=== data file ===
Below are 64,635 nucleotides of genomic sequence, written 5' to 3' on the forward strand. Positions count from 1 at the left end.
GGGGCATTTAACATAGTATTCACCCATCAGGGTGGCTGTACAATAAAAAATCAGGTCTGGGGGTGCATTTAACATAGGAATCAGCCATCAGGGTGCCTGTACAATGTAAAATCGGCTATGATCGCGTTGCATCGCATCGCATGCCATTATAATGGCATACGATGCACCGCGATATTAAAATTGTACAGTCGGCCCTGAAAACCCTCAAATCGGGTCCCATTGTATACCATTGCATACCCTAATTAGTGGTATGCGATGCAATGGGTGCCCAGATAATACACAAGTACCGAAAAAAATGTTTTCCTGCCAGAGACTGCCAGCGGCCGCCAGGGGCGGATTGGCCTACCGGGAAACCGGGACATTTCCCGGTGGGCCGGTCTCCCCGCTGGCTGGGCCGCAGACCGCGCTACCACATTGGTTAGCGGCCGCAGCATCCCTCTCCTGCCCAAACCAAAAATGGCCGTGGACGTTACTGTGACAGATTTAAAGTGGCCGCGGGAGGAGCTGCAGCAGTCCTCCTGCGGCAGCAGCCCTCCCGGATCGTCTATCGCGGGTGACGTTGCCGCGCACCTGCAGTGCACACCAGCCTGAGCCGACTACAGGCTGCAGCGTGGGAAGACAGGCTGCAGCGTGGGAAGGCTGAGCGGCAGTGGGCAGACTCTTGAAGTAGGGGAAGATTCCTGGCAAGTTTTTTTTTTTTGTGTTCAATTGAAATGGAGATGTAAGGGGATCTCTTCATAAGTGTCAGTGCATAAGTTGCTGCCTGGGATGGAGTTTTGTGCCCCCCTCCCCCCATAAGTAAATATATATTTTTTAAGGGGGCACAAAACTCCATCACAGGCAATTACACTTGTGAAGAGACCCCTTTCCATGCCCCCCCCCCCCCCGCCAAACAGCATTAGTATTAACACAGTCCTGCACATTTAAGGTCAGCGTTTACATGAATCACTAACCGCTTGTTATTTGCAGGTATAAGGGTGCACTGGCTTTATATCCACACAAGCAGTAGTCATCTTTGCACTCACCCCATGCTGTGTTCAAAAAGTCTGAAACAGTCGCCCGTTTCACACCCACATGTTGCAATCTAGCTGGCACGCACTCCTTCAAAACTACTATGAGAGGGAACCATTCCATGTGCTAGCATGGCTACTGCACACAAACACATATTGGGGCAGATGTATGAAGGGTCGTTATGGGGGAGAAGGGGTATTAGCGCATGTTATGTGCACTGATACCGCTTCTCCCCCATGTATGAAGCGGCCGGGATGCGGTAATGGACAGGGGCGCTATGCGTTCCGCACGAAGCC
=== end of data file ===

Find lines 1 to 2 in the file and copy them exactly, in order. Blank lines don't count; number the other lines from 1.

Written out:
Below are 64,635 nucleotides of genomic sequence, written 5' to 3' on the forward strand. Positions count from 1 at the left end.
GGGGCATTTAACATAGTATTCACCCATCAGGGTGGCTGTACAATAAAAAATCAGGTCTGGGGGTGCATTTAACATAGGAATCAGCCATCAGGGTGCCTGTACAATGTAAAATCGGCTATGATCGCGTTGCATCGCATCGCATGCCATTATAATGGCATACGATGCACCGCGATATTAAAATTGTACAGTCGGCCCTGAAAACCCTCAAATCGGGTCCCATTGTATACCATTGCATACCCTAATTAGTGGTATGCGATGCAATGGGTGCCCAGATAATACACAAGTACCGAAAAAAATGTTTTCCTGCCAGAGACTGCCAGCGGCCGCCAGGGGCGGATTGGCCTACCGGGAAACCGGGACATTTCCCGGTGGGCCGGTCTCCCCGCTGGCTGGGCCGCAGACCGCGCTACCACATTGGTTAGCGGCCGCAGCATCCCTCTCCTGCCCAAACCAAAAATGGCCGTGGACGTTACTGTGACAGATTTAAAGTGGCCGCGGGAGGAGCTGCAGCAGTCCTCCTGCGGCAGCAGCCCTCCCGGATCGTCTATCGCGGGTGACGTTGCCGCGCACCTGCAGTGCACACCAGCCTGAGCCGACTACAGGCTGCAGCGTGGGAAGACAGGCTGCAGCGTGGGAAGGCTGAGCGGCAGTGGGCAGACTCTTGAAGTAGGGGAAGATTCCTGGCAAGTTTTTTTTTTTTGTGTTCAATTGAAATGGAGATGTAAGGGGATCTCTTCATAAGTGTCAGTGCATAAGTTGCTGCCTGGGATGGAGTTTTGTGCCCCCCTCCCCCCATAAGTAAATATATATTTTTTAAGGGGGCACAAAACTCCATCACAGGCAATTACACTTGTGAAGAGACCCCTTTCCATGCCCCCCCCCCCCCCGCCAAACAGCATTAGTATTAACACAGTCCTGCACATTTAAGGTCAGCGTTTACATGAATCACTAACCGCTTGTTATTTGCAGGTATAAGGGTGCACTGGCTTTATATCCACACAAGCAGTAGTCATCTTTGCACTCACCCCATGCTGTGTTCAAAAAGTCTGAAACAGTCGCCCGTTTCACACCCACATGTTGCAATCTAGCTGGCACGCACTCCTTCAAAACTACTATGAGAGGGAACCATTCCATGTGCTAGCATGGCTACTGCACACAAACACATATTGGGGCAGATGTATGAAGGGTCGTTATGGGGGAGAAGGGGTATTAGCGCATGTTATGTGCACTGATACCGCTTCTCCCCCATGTATGAAGCGGCCGGGATGCGGTAATGGACAGGGGCGCTATGCGTTCCGCACGAAGCC